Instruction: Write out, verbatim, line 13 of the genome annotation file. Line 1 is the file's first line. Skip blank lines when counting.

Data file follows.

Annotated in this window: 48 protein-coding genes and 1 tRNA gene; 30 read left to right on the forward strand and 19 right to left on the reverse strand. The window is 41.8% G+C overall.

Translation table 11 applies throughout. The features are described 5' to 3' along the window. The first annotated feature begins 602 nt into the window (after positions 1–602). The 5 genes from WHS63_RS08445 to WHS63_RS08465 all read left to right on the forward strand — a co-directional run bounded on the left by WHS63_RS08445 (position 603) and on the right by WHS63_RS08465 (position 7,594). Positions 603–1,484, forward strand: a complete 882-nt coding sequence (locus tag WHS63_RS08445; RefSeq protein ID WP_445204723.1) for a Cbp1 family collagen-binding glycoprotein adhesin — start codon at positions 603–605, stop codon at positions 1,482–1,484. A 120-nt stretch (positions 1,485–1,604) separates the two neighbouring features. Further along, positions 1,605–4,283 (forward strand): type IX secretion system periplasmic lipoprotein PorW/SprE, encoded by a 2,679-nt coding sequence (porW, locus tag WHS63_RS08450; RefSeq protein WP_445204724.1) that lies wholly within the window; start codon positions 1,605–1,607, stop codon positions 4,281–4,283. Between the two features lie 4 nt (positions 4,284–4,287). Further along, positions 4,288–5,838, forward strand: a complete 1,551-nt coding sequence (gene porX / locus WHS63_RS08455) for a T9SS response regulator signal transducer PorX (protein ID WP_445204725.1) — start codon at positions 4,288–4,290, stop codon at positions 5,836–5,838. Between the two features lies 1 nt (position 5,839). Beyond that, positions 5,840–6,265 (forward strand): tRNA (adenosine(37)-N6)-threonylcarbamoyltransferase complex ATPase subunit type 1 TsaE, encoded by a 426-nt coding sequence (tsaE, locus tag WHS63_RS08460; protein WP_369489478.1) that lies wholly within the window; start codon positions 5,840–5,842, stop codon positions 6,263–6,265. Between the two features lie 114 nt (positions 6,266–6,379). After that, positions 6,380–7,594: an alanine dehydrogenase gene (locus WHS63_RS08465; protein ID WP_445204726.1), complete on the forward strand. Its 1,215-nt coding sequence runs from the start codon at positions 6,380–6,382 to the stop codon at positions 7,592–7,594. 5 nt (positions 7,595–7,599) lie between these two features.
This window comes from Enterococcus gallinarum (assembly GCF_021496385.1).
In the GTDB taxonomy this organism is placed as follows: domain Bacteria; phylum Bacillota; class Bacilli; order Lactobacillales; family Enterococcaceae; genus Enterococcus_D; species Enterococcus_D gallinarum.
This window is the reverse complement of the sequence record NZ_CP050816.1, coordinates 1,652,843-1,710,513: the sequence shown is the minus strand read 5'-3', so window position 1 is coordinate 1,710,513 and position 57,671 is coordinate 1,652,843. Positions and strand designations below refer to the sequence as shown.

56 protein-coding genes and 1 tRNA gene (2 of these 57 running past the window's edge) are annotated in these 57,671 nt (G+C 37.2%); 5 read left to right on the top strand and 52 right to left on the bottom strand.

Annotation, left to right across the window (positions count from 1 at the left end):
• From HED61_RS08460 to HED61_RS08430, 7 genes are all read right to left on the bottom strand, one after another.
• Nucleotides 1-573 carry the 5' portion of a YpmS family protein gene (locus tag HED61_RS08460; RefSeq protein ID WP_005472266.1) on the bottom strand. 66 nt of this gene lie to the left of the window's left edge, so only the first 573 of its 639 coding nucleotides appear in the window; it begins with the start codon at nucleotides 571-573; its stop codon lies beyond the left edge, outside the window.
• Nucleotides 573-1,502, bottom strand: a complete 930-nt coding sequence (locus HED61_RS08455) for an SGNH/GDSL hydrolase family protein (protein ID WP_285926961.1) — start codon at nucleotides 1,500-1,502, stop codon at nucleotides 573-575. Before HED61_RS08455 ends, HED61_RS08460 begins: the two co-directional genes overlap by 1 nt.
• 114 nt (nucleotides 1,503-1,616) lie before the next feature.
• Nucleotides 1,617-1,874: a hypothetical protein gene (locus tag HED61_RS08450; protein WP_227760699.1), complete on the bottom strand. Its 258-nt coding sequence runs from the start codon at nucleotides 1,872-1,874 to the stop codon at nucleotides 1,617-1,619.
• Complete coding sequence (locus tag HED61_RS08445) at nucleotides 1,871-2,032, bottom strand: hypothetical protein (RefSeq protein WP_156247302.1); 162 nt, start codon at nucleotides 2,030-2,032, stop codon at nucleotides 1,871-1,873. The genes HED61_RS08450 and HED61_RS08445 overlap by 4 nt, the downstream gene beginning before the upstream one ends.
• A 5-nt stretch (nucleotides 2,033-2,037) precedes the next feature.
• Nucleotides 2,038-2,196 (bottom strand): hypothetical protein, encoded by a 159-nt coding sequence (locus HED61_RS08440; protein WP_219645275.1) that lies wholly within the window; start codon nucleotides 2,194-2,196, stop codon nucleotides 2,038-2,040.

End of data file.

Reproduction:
• Complete coding sequence (locus tag HED61_RS08445) at nucleotides 1,871-2,032, bottom strand: hypothetical protein (RefSeq protein WP_156247302.1); 162 nt, start codon at nucleotides 2,030-2,032, stop codon at nucleotides 1,871-1,873. The genes HED61_RS08450 and HED61_RS08445 overlap by 4 nt, the downstream gene beginning before the upstream one ends.